The partial government shutdown that started Friday at midnight has left many Americans asking whether they would get their mail on time, especially their holiday deliveries, and what would happen with their Social Security and Medicare payments.
Those who had planned vacations to national parks during this holiday season are asking similar questions about their planned destinations, and should be aware that many of the popular ones, such as Rocky Mountain National Park, are closed or operating with limited services and amenities. The Grand Canyon is open, and while the visitor center is closed, hotels, lodges and restaurants are open for business.
A notice on the National Parks Service website said that “During the federal government shutdown, this website will not be updated and may not reflect current conditions. Some national parks may remain accessible to visitors; however, access may change without notice.”
Though the notice said some parks might be open, there was no guarantee that all facilities and amenities would be available even if the park was open. “For most parks, there will be no National Park Service-provided visitor services, such as restrooms, trash collection, facilities or road maintenance,” according to the National Park Service website.
Some state and local agencies have provided financial aid to keep parks open. The state of New York “has provided necessary funding to keep the Statue fo Liberty and Ellis Island open during the shutodwn of the feneral government,” a statement from the Park Service read. “The park remains open and welcoming our visitors.”
A contingency plan that was released in January during the last partial shutdown, detailed how the parks could be affected by a partial government shutdown.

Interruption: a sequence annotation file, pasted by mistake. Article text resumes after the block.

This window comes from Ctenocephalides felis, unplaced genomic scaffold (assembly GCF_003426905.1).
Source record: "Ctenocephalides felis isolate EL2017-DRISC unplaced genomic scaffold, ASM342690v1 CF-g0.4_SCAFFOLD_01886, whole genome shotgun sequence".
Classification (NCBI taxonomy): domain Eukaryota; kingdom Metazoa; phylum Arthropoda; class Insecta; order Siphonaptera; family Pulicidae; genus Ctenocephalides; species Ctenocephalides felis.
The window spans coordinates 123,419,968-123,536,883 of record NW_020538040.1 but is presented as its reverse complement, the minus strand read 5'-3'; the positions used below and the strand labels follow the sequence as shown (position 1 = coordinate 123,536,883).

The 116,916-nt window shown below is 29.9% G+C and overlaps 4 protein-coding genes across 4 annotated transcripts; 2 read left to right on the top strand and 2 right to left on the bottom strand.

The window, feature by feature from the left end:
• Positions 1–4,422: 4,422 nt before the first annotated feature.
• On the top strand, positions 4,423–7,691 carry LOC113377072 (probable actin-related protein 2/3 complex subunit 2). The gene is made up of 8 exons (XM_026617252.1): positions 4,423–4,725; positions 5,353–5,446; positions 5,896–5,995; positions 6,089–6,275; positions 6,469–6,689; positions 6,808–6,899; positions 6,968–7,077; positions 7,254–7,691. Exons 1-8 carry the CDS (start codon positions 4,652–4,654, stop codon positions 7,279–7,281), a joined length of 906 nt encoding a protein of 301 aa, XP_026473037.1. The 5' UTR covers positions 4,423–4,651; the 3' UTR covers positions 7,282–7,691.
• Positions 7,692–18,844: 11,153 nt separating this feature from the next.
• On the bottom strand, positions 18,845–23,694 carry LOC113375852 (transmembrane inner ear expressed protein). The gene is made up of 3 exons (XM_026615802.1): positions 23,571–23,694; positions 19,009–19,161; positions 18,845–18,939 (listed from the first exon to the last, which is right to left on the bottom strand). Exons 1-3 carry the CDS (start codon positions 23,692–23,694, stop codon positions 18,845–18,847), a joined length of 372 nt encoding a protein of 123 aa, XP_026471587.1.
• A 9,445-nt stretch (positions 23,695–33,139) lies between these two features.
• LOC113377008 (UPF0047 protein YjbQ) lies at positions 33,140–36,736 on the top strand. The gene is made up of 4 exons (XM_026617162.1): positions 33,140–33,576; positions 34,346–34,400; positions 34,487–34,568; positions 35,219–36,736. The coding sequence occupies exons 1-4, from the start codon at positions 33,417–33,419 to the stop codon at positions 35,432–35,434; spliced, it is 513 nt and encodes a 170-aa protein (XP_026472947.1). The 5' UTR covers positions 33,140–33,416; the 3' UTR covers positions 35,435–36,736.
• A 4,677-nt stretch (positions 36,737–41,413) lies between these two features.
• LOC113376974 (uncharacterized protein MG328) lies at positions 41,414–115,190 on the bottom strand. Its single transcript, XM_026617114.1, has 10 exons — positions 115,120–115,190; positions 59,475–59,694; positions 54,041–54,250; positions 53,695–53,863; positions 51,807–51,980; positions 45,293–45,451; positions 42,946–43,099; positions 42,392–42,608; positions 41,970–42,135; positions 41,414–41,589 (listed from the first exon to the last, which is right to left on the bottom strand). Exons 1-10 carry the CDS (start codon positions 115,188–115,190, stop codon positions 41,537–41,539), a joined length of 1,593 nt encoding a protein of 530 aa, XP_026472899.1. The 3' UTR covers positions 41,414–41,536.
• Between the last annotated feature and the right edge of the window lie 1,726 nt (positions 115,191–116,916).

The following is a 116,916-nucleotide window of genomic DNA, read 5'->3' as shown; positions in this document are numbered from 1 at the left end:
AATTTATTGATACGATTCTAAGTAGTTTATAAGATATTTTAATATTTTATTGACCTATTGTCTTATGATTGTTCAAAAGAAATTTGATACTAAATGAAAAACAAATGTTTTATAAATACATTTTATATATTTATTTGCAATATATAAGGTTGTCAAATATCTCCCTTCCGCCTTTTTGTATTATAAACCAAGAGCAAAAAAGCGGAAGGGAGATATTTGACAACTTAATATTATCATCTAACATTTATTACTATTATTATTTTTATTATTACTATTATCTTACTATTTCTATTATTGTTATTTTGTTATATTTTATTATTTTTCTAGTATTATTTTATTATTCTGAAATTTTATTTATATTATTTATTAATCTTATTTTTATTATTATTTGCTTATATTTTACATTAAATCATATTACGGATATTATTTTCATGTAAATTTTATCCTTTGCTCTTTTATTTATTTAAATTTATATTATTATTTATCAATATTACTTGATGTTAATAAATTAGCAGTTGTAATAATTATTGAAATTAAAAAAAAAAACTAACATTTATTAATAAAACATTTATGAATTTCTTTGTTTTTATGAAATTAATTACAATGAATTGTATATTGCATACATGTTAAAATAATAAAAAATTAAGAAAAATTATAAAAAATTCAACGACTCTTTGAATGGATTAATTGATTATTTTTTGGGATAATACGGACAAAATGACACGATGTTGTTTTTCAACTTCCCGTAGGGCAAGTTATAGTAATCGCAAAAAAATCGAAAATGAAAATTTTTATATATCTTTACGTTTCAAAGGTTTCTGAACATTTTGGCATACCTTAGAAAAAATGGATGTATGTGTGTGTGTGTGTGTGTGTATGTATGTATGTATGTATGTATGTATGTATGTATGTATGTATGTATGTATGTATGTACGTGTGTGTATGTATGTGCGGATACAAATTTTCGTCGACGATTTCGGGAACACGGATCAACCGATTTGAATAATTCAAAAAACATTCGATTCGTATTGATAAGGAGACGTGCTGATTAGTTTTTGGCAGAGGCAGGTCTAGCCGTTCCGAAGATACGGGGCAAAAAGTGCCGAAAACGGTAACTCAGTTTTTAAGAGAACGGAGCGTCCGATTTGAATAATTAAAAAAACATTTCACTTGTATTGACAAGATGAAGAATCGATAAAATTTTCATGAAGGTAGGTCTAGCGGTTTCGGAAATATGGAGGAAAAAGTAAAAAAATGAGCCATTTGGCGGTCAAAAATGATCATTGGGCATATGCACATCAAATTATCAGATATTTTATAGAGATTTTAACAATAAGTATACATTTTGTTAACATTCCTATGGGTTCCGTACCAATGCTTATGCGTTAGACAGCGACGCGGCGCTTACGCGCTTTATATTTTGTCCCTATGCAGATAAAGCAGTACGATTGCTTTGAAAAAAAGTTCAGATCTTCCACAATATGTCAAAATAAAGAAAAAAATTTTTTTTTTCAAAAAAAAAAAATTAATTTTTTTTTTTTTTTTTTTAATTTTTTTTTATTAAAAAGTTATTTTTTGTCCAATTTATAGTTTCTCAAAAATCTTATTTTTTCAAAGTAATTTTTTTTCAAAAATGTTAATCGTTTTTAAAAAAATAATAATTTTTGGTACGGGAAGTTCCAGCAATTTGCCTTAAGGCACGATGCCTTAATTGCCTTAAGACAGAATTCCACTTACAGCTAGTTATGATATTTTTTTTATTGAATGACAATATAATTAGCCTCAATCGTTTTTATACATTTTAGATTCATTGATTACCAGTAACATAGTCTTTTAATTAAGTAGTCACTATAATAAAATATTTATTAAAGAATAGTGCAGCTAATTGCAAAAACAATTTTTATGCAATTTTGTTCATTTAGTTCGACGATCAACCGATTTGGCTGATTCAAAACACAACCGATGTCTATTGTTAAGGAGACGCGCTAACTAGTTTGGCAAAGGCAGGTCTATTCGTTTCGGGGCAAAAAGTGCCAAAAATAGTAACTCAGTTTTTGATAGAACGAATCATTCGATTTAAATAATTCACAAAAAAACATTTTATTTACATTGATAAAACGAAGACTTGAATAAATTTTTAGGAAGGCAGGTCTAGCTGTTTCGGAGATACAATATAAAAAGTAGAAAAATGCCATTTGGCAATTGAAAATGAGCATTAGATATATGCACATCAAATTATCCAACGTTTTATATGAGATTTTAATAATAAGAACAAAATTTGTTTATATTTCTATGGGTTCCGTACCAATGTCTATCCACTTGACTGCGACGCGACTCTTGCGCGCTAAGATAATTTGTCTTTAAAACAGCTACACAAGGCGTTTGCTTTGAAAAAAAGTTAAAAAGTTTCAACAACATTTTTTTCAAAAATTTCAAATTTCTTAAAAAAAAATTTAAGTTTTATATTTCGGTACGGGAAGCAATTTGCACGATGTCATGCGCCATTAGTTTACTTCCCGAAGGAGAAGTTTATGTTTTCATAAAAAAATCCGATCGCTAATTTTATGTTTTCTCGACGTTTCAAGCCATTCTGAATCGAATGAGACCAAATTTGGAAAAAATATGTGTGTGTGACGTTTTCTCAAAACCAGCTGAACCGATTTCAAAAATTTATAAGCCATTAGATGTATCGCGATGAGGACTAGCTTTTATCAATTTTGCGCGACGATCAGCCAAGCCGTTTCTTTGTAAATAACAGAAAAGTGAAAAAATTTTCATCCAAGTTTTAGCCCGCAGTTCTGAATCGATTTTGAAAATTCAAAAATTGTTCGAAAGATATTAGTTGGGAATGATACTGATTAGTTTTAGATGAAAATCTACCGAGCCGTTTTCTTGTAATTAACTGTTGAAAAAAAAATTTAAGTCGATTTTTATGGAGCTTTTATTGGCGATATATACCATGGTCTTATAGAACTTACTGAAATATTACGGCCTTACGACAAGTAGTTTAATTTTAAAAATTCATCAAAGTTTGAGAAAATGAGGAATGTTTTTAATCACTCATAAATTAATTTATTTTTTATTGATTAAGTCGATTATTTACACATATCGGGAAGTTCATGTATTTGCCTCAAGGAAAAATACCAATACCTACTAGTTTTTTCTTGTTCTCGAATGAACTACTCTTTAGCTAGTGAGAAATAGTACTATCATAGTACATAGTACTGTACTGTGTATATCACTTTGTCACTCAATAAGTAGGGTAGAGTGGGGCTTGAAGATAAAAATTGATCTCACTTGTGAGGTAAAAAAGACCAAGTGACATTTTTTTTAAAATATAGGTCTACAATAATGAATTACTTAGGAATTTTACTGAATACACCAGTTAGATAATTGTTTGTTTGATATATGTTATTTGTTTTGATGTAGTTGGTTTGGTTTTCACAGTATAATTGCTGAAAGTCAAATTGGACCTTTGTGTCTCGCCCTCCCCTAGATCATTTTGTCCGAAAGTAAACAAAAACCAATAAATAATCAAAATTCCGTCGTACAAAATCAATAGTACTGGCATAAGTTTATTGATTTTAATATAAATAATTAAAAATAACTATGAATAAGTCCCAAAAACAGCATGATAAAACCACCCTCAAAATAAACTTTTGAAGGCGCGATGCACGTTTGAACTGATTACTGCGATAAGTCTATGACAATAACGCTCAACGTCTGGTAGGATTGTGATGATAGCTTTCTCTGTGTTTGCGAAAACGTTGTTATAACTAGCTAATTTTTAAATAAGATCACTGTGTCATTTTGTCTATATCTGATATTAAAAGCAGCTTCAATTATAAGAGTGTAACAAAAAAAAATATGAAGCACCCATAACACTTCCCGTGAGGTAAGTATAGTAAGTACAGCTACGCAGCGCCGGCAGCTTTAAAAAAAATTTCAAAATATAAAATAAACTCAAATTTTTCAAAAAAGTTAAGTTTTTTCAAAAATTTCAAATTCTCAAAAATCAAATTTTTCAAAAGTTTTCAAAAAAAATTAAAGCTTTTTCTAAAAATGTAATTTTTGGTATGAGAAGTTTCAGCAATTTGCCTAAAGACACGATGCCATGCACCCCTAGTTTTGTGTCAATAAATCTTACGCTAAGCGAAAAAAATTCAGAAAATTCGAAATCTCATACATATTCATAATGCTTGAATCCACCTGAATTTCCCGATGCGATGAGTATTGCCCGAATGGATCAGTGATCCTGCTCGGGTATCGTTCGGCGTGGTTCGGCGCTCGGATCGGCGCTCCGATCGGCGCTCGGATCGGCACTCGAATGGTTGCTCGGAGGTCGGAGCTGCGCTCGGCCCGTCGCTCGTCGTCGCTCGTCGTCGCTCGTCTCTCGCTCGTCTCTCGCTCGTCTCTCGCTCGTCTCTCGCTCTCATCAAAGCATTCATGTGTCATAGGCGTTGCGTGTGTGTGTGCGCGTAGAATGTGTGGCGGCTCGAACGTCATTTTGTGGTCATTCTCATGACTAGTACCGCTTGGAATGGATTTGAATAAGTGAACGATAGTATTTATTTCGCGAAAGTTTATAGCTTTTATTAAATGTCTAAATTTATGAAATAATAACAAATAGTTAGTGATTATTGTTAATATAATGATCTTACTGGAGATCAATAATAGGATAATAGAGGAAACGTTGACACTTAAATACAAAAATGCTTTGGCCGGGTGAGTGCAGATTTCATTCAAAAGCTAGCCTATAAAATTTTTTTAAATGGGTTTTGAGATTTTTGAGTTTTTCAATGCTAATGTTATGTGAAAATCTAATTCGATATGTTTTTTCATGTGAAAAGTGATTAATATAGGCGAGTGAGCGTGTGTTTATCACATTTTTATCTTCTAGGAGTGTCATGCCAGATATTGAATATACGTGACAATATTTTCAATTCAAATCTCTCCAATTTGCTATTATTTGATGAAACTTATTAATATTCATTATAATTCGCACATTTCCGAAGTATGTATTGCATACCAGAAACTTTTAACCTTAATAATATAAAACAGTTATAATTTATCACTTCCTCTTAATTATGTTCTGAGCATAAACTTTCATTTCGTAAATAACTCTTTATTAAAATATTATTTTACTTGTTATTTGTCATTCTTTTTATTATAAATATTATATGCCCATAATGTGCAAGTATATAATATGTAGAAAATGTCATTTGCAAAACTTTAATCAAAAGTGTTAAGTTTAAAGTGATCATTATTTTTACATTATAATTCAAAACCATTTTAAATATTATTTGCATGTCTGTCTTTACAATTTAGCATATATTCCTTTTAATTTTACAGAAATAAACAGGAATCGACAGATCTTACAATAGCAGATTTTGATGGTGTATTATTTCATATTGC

At that time, the contingency plan said: “Effective immediately upon a lapse in appropriations, the National Park Service will take all necessary steps to suspend all activities and secure national park facilities that operate using appropriations that are now lapsed, except for those that are essential to respond to emergencies involving the safety of human life or the protection of property.” That meanst that any park depending on federal funding cut off by the partial shutdown had to close and suspend all activities.
Not only are the national parks and the National Park Service website on hold pending further funding, but Park Service’s social media accounts are also limited. A tweet from the National Park Service’s account said: “During the federal government shutdown, we will not monitor or update social media. Some NPS areas are accessible, however access may change without notice, and there are no NPS-provided services.”
Many of the parks that were closed had alerts and notices on the individual park’s website that said if the park was open or closed. To check whether a park is open, users should go to the national park index online, available here, and type in the park they wish to visit.